Major advancements in Internet technologies are shaping the future of the telecommunications industry. The very real possibility of widespread use of voice over Internet protocol is affecting the market and the way service providers and equipment vendors are tooling for the future.
In the information age, pirates are busy surfing the waves of networks and the Internet. The treasures they pilfer are not doubloons or pieces of eight, but software, and it is certainly just as valuable. These modern-day buccaneers wear neither eye patches nor Jolly Roger insignia but rather business suits and corporate logos, and the term freebooter has now taken on a whole new meaning. But industry and government software sea rovers beware; you could find a U.S. marshal at your door holding a court order in one hand and an auditing program to identify illegal copies of software in the other.
Entrepreneurs aiming to take advantage of the opportunities the Internet offers are benefiting from a proven approach to fostering successful businesses. Affordable office space, venture capital and experienced mentors are helping the first wave of computer-comfortable visionaries realize their dreams while opening up a whole new world of alternatives to traditional marketing.
Letting people know whether to expect rain, sleet or snow for tomorrow morning's commute may not seem to have much in common with providing technological expertise for the Trident submarine, Minuteman missile or the space shuttle, but Evan Hineman has a way of pulling it all together.
Dealing with the Byzantine operations of the Internal Revenue Service leaves a lot of executives feeling taxed-but not Van B. Honeycutt. Instead, the chairman, president and chief executive officer of Computer Sciences Corporation, El Segundo, California, says his company's lead role in a 10- to 15-year contract to overhaul the federal tax agency's information infrastructure underscores a series of dramatic changes he helped plan 10 years ago. They include more work with Fortune 500 companies and rapid growth through acquisitions.
Technology derived from military signal analysis work is producing testing equipment for wideband applications in the private sector. These devices are capable of both storing and analyzing large amounts of data while generating a variety of broadcast waveforms.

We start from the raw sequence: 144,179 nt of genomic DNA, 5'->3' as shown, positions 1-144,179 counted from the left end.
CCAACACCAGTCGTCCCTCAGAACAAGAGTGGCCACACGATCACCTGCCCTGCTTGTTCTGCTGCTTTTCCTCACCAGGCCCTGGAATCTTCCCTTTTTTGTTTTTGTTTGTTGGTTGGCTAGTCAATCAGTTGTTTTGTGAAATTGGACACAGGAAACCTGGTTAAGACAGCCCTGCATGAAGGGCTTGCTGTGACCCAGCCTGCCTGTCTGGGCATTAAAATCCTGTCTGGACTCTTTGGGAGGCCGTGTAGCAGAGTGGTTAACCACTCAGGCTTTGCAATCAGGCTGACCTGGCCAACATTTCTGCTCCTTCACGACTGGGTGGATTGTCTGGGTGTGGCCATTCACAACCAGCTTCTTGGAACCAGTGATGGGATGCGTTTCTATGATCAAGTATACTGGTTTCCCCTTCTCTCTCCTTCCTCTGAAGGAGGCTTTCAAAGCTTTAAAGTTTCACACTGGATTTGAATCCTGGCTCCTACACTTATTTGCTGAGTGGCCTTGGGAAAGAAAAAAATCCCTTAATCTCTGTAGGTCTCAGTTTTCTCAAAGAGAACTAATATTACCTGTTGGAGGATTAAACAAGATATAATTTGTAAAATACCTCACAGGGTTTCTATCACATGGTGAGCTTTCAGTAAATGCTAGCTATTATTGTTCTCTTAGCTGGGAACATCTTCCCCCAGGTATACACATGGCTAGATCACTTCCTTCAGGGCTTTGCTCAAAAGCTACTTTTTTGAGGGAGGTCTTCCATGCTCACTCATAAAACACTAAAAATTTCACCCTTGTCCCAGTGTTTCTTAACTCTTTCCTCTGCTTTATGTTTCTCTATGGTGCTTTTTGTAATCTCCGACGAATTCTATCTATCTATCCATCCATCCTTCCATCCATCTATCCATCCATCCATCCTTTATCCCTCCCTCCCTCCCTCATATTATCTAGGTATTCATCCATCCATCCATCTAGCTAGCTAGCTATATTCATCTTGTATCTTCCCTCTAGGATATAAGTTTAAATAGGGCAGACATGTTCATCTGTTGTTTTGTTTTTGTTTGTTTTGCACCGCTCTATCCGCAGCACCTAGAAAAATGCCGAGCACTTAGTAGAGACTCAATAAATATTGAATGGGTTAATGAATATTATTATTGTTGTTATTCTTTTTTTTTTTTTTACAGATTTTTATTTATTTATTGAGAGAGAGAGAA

If anyone can explain the principles behind the flight path of a boomerang, it is Dr. Edward H. Bersoff. Not only is Bersoff president, chief executive officer and founder of BTG Incorporated, a leading information technology company based in Fairfax, Virginia, but he also holds a doctoral degree in mathematics from New York University and is a former U.S. Army officer assigned to the National Aeronautics and Space
Jim Robbins, the Harvard-educated president of one of the nation's largest cable companies, was in southern California on a business trip when he decided to check his voice mail and got the stunning news that America Online had agreed to merge with Time Warner. The deal was not only the largest of its kind but one that promises to reshape how executives in a wide range of telecommunications businesses view the concept of convergence.
Next-generation signal processor technology for wireless communications is the focus of a unique research center. The Atlanta-based StarCore Technology Center combines the pooled assets of Motorola Incorporated's semiconductor products sector and Lucent Technologies' microelectronics group.
A set of software and algorithms developed to identify criminal activity in the gambling industry is now available to the federal government to help detect employee fraud and collusion. The system correlates data from a variety of sources to shed light on questionable personal relationships and transactions. In the federal sector, this system's potential uses cover internal security, background investigations and intelligence gathering.